They said their goodbyes and headed west in unison: thousands of young adventurers with a collective dream: a year of pain in exchange for a life of riches. They were nicknamed “forty-nine” because they left home in 1849. When they would return was another matter.
By mid-1849, the easy gold was gone, but the 49ers kept coming. There was still gold in the river bed, but it was getting harder and harder to find it. A typical miner spent 10 hours a day knee-deep in icy water, digging, sifting, washing. It was grueling work that paid less and less.
As sweeping became less effective, miners moved to more advanced techniques to extract the precious metal. But it was a losing battle as gold reserves were dwindling and the number of miners increased dramatically. The atmosphere of friendly camaraderie that had prevailed a year or two earlier almost disappeared in 1850. The forty-nine who hoped to make their fortune in a few days found themselves digging month after month, year after year, with little to show for it. the effort. The frustration and depression were rampant.
Desperate, many 49ers turned to poker and other forms of gambling in hopes of grabbing the quick fortunes that had escaped them in the rivers. When that didn’t work, many turned to crime. Prisons, unnecessary a few years earlier, were soon full. Hangings became common, almost as a fact.
49er John Bucroft
“I take this opportunity to write you these few lines in the hope of finding you in good health. Charley and I are sentenced to be hanged at five o’clock for a robbery. I give my best to Frank and Sam.”
Many gave up the dream and went home east. Others stayed, just one more year, they waited. One more year and they would get rich. And there were some occasional lucky breaks well into the 1850s, enough good news to encourage the masses to keep digging. Most failed every day, but they kept going, year after year. Dejected, disappointed, many would never return home to their loved ones in the East; they would die in California, shattered by a dream that never came true.
Although the gold in the hills of California finally ran out, the impact of the gold rush era lives on. California was shaped by the adventurers who stayed, to form the idea that California is today: a place that accepts and nurtures risk-takers.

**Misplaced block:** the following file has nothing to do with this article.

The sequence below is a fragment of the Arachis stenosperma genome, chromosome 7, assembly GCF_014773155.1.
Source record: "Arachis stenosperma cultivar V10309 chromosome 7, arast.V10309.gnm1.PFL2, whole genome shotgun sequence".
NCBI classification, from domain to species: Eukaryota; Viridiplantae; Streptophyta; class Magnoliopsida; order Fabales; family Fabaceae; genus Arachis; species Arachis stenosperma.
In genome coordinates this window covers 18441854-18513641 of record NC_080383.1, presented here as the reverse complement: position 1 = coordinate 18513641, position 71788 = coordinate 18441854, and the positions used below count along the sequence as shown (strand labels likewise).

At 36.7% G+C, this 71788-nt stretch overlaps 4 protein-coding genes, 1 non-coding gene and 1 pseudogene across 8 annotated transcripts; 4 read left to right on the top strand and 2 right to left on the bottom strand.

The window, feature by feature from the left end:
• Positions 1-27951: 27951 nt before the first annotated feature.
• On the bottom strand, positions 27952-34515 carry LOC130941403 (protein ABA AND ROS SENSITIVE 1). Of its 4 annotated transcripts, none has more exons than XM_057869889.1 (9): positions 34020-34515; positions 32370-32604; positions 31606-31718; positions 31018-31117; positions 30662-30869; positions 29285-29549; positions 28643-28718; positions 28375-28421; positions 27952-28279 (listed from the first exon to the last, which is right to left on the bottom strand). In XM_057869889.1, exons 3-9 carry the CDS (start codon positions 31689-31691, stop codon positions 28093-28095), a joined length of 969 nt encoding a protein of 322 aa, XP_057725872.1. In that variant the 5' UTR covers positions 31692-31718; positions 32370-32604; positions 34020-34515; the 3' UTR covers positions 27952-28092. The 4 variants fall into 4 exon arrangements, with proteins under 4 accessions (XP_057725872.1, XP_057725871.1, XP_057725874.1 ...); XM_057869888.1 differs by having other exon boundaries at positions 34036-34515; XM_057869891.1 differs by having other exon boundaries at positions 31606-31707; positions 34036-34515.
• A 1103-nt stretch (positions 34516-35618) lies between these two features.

John Sutter never saw an opportunity for gold. He was unable to alter his vision and left the state. But when Sutter and others like him left, the new Californians came and kept coming. People who could adapt to constant changes; people who saw opportunities around every corner; people who yearned for a more exciting life and weren’t afraid to grab it.
It was a dream that very few really made come true, but it is a dream that lives on.
Internet and its marketing capabilities
On April 30, 1995, the government and organizations that built this system from scratch launched it and Internet traffic was turned over to commercial networks. While the NSF is still funding research and setting guidelines for network providers, the new infrastructure will be built and maintained by the descendants of phone companies and other organizations. Scientists who developed network technology in the 1960s knew that what they were building would be much bigger than themselves; however, no one could have predicted the explosion of Internet access and interest in recent years.
The original designers didn’t even think that email would be something people wanted. Business networks, students, and even internet cafes are fighting for
sign up and be part of a technological revolution. It is important that we remember that the real revolution took place two decades ago, today
technology just rides the wave of yesteryear.
Internet marketing capabilities are rivaled by the California Gold Rush.
Who was the real businessman in the California gold rush?
The answer is Sam Brannan.
“The gold rush needed a boost, and Sam Brannan was the man. A San Francisco merchant, Brannan was a skilled advertising craftsman. Eventually, the gold rush
It would make him the richest person in California, but Sam Brannan never mined for gold.
He had a different plan, a plan he set in motion by running through the streets of San Francisco screaming about Marshall’s discovery. As proof, Brannan
he held up a bottle of gold dust. It was a masterstroke that would spark the gold rush and make Brannan rich.
Brannan understood the laws of supply and demand very well. His wild run through San Francisco came just after he had bought all the picks, pans, and shovels in the region. A metal saucepan that sold for twenty cents a few days earlier was now available from Brannan for fifteen dollars. In just nine weeks he made thirty-six thousand dollars. “
Who was the real internet marketing entrepreneur?
The answer is Bill Gates and Microsoft.
Bill Gates did not choose to produce personal computers (the gold in the gold rush). Chose to produce the best and most widely used software to make staff
Computers work (just like Brannan’s pickaxes and shovels).
And that’s where the internet gold rush is today: professional software to help find gold in internet marketing.
So the geniuses of the California Gold Rush and Internet Marketing Gold Rush were Sam Brannan and Bill Gates.
We at Software R Us Club are convinced that one vein of gold lies in providing professional software that allows everyone the opportunity to stake their claim on the internet marketing gold rush.
And remember … Sam Brannan and Bill Gates were right.